14 June 2010
My maternal grandfather was an expert marksman. As a sniper in WWII, Donald Fraser won top place in the annual competition at Bisley. One of my earliest memories are of him lying on the roof of his boathouse, repeatedly pinging a spot across the river with his rifle. He showed me how to align the sights on his rifle in conjunction with a telescope.
In the 1930s Canada was hit hard by the Great Depression. My newly-married grandparents were very poor and to make ends meet my grandfather went hunting. This deer fed my grandparents for a whole winter. To this day my grandmother hates the taste of venison because it brings back memories of those tough times.
In addition to being several hundred meals, the deer's head was stuffed and mounted. For 75 years "Mr Deer" watched from the wall and has become part of the family. While wearing my grandfather's army Stetson, he has seen two generations of children grow up.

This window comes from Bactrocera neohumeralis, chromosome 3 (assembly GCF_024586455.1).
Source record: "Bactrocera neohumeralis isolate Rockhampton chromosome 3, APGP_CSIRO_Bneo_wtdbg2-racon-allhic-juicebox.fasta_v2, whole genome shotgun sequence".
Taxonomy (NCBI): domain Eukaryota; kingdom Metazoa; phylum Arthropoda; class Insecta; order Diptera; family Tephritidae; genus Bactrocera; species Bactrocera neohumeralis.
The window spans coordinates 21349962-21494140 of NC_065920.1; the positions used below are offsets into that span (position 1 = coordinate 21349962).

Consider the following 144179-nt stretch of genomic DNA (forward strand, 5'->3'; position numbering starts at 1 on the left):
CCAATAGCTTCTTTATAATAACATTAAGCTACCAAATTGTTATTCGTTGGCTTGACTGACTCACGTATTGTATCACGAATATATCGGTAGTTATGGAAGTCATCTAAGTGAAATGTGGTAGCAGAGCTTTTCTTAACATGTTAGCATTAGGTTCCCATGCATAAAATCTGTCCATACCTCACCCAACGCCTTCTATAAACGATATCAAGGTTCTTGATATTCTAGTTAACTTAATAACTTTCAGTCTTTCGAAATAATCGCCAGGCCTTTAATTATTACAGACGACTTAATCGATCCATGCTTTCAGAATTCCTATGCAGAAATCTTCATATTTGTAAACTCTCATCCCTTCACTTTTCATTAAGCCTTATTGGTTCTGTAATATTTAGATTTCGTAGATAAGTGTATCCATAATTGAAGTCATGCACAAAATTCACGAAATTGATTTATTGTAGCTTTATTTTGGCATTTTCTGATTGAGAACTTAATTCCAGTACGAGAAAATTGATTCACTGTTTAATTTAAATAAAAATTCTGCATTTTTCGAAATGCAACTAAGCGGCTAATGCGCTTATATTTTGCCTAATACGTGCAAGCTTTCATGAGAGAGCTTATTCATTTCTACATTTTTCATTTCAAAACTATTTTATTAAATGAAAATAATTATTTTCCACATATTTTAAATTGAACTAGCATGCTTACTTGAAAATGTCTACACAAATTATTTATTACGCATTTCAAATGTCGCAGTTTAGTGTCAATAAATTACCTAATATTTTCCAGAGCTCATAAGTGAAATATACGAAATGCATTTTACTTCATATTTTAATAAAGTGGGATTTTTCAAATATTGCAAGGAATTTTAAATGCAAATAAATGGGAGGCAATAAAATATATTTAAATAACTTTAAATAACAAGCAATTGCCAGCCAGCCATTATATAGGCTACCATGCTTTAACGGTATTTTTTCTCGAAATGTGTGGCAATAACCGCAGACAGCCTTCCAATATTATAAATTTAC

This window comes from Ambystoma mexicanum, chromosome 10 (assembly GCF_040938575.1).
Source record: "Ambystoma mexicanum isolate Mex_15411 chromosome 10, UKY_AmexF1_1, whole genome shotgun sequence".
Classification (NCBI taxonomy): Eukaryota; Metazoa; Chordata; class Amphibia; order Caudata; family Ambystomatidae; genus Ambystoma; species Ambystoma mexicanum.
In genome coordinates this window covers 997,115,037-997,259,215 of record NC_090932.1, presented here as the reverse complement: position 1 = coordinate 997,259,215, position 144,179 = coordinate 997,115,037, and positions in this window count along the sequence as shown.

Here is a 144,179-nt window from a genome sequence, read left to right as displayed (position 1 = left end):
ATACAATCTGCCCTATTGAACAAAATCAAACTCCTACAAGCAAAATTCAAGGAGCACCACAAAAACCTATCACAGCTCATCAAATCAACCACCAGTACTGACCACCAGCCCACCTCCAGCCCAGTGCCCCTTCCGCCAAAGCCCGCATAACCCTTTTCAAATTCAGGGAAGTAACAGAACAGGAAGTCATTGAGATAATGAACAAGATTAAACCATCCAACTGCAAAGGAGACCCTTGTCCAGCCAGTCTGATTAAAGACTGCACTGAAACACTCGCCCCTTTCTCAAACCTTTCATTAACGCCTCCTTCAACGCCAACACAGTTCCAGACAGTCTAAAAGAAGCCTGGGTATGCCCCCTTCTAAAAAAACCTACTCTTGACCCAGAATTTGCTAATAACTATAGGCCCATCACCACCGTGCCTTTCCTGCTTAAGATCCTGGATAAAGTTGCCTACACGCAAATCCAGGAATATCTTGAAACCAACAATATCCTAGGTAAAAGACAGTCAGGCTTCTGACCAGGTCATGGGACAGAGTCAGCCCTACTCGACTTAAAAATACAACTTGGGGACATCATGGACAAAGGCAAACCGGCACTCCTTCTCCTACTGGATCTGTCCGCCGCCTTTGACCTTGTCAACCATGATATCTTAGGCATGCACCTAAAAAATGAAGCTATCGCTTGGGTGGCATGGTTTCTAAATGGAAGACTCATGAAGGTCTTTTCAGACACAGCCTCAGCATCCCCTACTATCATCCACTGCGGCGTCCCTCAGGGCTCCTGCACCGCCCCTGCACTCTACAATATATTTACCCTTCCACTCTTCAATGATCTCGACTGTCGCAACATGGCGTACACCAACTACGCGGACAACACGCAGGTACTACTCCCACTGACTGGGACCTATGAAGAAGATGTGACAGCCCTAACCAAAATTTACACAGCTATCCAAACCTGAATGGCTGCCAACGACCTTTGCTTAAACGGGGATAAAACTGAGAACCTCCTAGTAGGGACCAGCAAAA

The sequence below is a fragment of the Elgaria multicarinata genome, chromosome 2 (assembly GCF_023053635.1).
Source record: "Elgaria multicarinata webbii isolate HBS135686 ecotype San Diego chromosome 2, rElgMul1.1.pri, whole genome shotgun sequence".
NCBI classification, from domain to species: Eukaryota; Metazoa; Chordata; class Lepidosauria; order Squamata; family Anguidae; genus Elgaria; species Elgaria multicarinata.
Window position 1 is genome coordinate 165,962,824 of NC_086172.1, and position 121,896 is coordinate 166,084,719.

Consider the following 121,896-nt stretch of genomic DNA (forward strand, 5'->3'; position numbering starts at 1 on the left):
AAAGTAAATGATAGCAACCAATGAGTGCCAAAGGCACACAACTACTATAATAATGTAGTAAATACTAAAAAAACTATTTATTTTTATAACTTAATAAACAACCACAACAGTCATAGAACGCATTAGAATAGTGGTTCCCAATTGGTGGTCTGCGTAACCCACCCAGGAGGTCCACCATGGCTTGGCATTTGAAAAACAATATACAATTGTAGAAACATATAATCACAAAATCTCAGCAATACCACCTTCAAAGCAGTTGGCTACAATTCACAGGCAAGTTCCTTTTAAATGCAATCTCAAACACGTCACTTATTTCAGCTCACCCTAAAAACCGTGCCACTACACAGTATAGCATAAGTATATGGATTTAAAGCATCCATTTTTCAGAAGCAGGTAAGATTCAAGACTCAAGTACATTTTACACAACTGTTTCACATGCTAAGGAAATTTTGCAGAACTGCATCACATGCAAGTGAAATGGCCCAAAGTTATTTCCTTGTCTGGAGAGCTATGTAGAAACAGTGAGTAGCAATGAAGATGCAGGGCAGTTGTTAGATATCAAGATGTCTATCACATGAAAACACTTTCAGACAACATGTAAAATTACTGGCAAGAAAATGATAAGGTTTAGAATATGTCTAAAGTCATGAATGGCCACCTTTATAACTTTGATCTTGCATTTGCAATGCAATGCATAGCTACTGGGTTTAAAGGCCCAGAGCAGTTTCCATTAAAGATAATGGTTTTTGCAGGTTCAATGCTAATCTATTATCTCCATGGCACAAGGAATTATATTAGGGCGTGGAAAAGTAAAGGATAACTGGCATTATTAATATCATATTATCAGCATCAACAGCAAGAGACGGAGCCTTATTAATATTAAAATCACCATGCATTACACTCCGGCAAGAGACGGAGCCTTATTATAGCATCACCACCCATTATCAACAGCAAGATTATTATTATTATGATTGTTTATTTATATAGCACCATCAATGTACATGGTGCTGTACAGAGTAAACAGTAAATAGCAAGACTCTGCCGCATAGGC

My grandfather died in 1980, and now my grandmother's health is failing. I'm determined to keep the deer in the family so with my grandmother's house being rapidly emptied, I took him down to the local UPS store for shipment from Ottawa to San Francisco. The look on the face of the UPS clerk was priceless when I walked into his store carrying a deer's head.
The UPS guy did a fantastic job of packing the deer. Fully supported and double-boxed, the deer had a smooth trip to San Francisco. I don't have a place for him in my apartment right now, so I'm leaving him in his expertly packed shipping container for the moment. But as soon as I'm in a place where I can drill into the walls with impunity, Mr Deer will be back. Wearing my grandfather's Stetson, of course.
Secondary consequences triggered by my grandmother's health are keeping me occupied with mundane logistics. It will be a little while before I'm able to return to building interesting things. In the mean time, here's a cute photo of Pixel in her new hammock.